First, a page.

Stats Watch

Manufacturing: “United States Factory Orders” [Trading Economics]. “New orders for US manufactured goods rose by 1.1 percent from a month earlier in March 2021, rebounding from a revised 0.5 percent fall in February and but missing market expectations of a 1.3 percent growth. Demand increased for machinery (1.5 percent vs -0.2 percent in February), fabricated metal products (4.0 percent vs 0.4 percent), computers and electronic products (0.5 percent vs -0.2 percent), and primary metals (1.6 percent vs 1.2 percent). ‘

Trade: “March 2021 Trade Data Improves” [Econintersect]. “Trade data headlines show the trade balance continues to worsen with imports numerically rising faster than exports. From the BEA: ‘The global pandemic and the economic recovery continued to impact international trade in March 2021. The full economic effects of the pandemic cannot be quantified in the statistics because the impacts are generally embedded in source data and cannot be separately identified.'”

Housing: “March 2021 CoreLogic Home Prices: Millennials Propel Home Buying” [Econintersect]. “CoreLogic’s Home Price Index (HPI) home prices recorded an 11.3% annual gain, the highest since March 2006. ‘…. As consumer confidence rebounds and the job market picks back up, the 2021 spring homebuying season is on track to outpace trends seen in 2019 and 2018. Millennials lead the homebuying charge with older millennials seeking move-up purchases and younger millennials entering peak homebuying years.'”

Economic Optimism: “United States IBD/TIPP Economic Optimism Index” [Trading Economics]. “The IBD/TIPP Economic Optimism Index in the US decreased by 3.5 percent to 54.4 in May of 2021, the lowest level since February. ”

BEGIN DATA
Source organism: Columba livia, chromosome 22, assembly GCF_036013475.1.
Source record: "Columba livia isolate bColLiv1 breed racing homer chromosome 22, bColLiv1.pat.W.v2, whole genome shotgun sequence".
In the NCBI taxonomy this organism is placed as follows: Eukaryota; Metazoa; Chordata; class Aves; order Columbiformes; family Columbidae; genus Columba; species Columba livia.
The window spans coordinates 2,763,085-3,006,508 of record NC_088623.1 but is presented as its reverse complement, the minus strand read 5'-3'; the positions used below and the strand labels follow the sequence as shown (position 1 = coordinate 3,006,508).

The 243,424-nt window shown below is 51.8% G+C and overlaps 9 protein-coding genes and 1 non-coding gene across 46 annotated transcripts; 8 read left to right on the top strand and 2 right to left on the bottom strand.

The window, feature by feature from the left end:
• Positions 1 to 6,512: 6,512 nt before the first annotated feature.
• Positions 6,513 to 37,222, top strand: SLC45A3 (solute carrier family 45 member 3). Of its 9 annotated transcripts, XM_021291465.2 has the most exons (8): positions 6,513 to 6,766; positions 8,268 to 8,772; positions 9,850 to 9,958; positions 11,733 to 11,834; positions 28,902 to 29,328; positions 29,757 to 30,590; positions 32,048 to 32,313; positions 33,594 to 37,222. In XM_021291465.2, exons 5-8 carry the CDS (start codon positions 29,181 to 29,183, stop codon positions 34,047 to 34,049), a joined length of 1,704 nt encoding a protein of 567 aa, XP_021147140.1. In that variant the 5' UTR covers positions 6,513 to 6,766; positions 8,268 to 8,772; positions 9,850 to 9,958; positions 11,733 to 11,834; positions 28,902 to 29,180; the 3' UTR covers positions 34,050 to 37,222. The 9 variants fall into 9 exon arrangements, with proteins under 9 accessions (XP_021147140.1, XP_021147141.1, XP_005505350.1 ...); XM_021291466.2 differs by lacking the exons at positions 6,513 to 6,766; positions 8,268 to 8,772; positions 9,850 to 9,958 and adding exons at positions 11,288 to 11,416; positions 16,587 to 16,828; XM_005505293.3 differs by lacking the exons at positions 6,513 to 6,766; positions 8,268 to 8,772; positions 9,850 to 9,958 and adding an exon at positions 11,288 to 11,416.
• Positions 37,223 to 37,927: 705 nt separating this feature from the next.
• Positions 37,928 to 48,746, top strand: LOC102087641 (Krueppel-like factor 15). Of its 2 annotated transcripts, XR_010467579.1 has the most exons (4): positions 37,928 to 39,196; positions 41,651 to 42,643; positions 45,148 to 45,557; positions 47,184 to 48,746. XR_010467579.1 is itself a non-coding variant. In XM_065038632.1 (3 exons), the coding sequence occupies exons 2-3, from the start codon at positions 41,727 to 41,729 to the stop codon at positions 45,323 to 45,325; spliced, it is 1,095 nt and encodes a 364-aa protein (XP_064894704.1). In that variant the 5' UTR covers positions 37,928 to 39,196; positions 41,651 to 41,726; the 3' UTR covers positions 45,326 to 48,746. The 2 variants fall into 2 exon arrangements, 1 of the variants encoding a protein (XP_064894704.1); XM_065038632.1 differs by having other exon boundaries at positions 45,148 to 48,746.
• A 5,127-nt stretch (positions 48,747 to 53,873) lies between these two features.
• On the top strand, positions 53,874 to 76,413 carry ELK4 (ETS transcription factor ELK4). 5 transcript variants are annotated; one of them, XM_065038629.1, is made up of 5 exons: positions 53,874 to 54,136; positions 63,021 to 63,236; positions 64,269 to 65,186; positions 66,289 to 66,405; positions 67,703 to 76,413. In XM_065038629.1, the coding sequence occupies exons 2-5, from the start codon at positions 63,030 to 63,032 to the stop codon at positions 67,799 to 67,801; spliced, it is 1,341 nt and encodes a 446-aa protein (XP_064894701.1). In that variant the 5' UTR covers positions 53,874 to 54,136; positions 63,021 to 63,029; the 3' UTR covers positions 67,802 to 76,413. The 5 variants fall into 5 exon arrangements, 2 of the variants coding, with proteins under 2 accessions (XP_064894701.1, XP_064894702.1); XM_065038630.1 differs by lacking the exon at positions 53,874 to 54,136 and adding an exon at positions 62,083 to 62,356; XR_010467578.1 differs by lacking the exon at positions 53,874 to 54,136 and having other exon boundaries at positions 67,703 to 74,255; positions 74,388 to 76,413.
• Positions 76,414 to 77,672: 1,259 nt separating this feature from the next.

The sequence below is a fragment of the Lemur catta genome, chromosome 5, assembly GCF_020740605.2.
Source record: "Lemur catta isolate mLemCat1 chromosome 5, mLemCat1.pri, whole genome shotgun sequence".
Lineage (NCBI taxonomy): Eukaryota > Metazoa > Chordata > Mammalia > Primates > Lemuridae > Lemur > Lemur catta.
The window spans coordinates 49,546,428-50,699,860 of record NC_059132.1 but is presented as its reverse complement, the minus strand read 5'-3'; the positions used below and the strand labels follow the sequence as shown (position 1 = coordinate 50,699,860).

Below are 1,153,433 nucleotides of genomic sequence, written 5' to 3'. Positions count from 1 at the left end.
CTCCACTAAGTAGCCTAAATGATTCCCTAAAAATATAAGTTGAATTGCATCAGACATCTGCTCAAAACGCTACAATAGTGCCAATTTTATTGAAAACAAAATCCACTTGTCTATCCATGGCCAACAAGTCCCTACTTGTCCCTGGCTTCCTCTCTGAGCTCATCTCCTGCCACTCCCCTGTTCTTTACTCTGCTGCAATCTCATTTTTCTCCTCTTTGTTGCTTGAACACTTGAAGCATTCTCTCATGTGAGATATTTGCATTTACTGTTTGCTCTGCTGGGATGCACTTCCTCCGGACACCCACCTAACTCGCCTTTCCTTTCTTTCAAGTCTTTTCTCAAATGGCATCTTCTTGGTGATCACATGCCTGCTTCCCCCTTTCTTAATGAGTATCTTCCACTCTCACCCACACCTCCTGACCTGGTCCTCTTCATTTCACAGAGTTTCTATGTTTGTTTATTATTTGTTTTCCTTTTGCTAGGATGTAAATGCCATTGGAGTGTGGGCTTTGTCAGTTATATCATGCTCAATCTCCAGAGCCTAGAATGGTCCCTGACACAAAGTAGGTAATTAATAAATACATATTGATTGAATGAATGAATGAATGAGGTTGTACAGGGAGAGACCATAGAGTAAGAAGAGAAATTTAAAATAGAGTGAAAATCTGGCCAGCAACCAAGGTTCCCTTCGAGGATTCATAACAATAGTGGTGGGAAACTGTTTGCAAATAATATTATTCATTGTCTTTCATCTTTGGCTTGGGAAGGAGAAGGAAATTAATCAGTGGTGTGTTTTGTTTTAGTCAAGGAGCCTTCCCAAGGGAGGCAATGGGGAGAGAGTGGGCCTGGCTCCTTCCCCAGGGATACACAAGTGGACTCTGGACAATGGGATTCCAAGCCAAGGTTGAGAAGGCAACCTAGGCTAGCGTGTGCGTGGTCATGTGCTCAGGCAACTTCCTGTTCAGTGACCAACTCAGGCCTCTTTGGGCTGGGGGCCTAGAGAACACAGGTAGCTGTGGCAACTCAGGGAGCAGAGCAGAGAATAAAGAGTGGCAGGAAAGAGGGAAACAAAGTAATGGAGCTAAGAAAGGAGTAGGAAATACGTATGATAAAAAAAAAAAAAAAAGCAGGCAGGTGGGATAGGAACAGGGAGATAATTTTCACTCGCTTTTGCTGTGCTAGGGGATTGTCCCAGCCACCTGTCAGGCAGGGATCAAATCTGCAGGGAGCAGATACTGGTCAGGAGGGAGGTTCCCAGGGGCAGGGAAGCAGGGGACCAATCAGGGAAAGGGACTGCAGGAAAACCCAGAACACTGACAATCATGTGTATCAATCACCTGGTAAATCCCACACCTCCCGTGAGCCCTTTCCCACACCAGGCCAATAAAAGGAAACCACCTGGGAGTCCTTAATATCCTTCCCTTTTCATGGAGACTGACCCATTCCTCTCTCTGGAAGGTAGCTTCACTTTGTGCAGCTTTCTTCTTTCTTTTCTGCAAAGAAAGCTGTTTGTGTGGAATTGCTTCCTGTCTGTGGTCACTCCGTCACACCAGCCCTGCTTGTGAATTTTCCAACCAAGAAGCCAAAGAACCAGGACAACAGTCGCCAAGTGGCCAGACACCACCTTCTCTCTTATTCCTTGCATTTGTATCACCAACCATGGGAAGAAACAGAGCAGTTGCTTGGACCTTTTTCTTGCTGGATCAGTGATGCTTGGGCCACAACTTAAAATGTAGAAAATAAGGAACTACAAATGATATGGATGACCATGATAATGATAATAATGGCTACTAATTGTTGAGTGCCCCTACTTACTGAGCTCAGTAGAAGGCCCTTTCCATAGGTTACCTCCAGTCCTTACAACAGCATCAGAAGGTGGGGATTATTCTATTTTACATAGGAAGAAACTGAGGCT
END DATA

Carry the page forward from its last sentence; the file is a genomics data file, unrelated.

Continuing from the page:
* * *

Real Estate: “Covid-19 as Real Estate’s ‘Great Disruptor'” [Barry Ritholtz, The Big Picture]. “[Jonathan ] Miller explains how Zillow Surfing has become the pandemic real estate pastime, and has driven some of the activity. Even as vaccinations become widespread, contracts for sales continue to rise. The lockdown has acted as an accelerant on a variety of pre-existing trends. The ‘death of cities’ has been greatly exaggerated, too. They have an optics problem — the business districts are mostly empty during WFH, but the residential areas are vibrant and active. Net residency is the result of an inbound/outbound ratio where inbound has been frozen during the pandemic lockdown, but outbound shifts to standalone homes with more space than apartments has been very active. We also discuss a possible transition of office space, which he estimates as having an excesses of 20% in total square footage.”

Tech: “Facebook Pledges to Remove Discriminatory Credit and Loan Ads Discovered by The Markup” [The Markup]. “Facebook says it will remove ads from several companies that violated its anti-discrimination policy after The Markup discovered companies targeting financial services to specific age groups on the platform. Facebook policy prohibits advertisers from discriminating by age when running ads for things like credit cards and loans. The Markup’s report was published on April 29. Facebook didn’t respond to multiple requests for comment but reached out to The Markup a day after publication to say that it has since taken action…. [Facebook] didn’t respond to follow-up questions on how many ads Facebook has since removed, and how the ads were able to run in the first place.” This is interesting: “The ads in question came from data obtained through The Markup’s Citizen Browser project, through which a nationwide panel of Facebook users automatically share news feed data with The Markup. The data includes ads that appear in their feeds, as well as some information on how those ads are targeted, via the ‘Why am I seeing this ad?’ feature. From March 16 to April 26, 2021, the panel included more than 1,800 people in the U.S. ” • Though you’ve gotta wonder why Facebook, whose resources are practically infinite, isn’t doing the same thing.

* * *

Today’s Fear & Greed Index: 54 Neutral (previous close: 59 Greed) [CNN]. One week ago: 58 (Greed). (0 is Extreme Fear; 100 is Extreme Greed). Last updated May 4 at 12:02pm.

Health Care

“Beer? Money? States and Cities Offer Incentives to Get Vaccinated.” [New York Times]. • Demands for compliance with experts having failed, we turn to bribery. Anything but treat people like citizens.